In most acquisition categories, DAP-2020 stipulates 10 per cent higher indigenization than DPP 2016.
Import embargo list: The import embargo list, which presently consists of 101 items, is planned to be implemented in a staggered manner up to December 2025.
An embargo is a government order that restricts commerce with a specified country or the exchange of specific goods.
Revamped Offset Guidelines: The government has ruled that if a deal is done through an inter-government agreement (IGA), government-to-government, or an ab initio single vendor, there will be no offset clause.
The offset clause requires a foreign vendor to invest a part of the contract value in India.
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About ‘Make’ Category: The 'Make' Categories aim to achieve the objective of self-reliance by involving greater participation of Indian industrial eco-system including private sector through the following procedures:-
Make-I (Government Funded): Make-I involved in development of big-ticket platforms such as light tank and communication equipment with Indian security protocols.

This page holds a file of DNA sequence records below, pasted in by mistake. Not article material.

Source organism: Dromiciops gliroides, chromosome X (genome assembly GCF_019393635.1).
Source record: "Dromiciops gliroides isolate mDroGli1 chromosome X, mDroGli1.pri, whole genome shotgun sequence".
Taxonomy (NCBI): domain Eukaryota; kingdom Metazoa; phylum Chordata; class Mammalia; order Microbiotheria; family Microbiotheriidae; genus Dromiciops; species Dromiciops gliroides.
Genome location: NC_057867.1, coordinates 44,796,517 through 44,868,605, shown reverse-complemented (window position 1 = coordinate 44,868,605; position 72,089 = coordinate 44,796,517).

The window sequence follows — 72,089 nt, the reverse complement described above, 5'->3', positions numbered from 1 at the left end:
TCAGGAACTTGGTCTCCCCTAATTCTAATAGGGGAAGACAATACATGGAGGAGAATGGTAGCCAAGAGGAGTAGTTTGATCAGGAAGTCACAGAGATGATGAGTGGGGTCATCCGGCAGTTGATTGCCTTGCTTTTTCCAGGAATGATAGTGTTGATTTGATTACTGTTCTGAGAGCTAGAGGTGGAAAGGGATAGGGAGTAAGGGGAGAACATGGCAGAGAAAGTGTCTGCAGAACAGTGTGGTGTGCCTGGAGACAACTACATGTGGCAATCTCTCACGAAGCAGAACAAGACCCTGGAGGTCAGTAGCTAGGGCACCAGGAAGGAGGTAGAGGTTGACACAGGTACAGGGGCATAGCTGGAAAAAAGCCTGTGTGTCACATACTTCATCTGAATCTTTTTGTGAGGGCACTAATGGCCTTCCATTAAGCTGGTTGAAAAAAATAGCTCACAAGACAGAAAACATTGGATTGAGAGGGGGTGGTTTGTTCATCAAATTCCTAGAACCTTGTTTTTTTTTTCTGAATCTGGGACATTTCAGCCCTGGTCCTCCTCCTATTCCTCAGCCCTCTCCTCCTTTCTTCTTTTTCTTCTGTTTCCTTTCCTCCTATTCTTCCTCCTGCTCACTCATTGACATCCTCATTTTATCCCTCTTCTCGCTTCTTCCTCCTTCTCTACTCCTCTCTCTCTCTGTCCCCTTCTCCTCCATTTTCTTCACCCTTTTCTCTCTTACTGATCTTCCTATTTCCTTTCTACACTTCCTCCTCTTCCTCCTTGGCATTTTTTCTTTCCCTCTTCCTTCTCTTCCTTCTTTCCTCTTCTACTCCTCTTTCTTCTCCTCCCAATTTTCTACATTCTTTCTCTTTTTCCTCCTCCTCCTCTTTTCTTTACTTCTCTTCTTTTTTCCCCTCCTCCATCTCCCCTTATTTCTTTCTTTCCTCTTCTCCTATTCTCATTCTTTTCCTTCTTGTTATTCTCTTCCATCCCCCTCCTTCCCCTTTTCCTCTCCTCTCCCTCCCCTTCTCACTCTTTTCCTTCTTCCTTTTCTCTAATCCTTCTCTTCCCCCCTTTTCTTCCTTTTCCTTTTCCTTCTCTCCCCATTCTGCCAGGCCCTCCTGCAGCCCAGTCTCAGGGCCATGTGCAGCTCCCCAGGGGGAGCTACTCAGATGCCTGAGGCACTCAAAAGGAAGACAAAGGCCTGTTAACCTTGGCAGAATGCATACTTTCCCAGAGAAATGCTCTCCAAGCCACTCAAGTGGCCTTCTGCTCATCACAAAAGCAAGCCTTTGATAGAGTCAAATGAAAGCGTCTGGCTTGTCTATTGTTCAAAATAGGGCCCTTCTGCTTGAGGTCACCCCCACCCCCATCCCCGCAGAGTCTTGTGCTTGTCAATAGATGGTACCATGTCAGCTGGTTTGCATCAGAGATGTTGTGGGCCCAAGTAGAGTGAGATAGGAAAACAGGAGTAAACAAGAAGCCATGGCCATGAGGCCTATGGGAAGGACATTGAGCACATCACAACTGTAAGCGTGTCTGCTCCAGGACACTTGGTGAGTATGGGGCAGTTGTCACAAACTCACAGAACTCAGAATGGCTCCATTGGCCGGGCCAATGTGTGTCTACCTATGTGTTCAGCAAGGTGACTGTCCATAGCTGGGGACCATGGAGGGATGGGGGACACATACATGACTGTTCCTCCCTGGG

Make-II (Industry Funded): Projects under 'Make-II' category will involve prototype development of equipment/ system/ platform or their upgrades or their sub-systems/ sub-assembly/assemblies/ components, primarily for import substitution/innovative solutions, for which no Government funding will be provided.
Make-III (Indigenously Manufactured): It covers military hardware that may not be designed and developed indigenously but can be manufactured in the country for import substitution, and Indian firms may manufacture these in collaboration with foreign partners.
Other Initiatives to Boost Domestic Production of Defence Equipments
Defence Industrial Corridors: A defence corridor refers to a route or a path along which domestic productions of defence equipment by public sector, private sector and MSMEs are lined up to enhance the operational capability of the defence forces. Government has established two Defence IndustrialCorridors, one each in Uttar Pradesh and Tamil Nadu.
Tamil Nadu Defence Industrial Corridor: The corridor was inaugurated in 2019.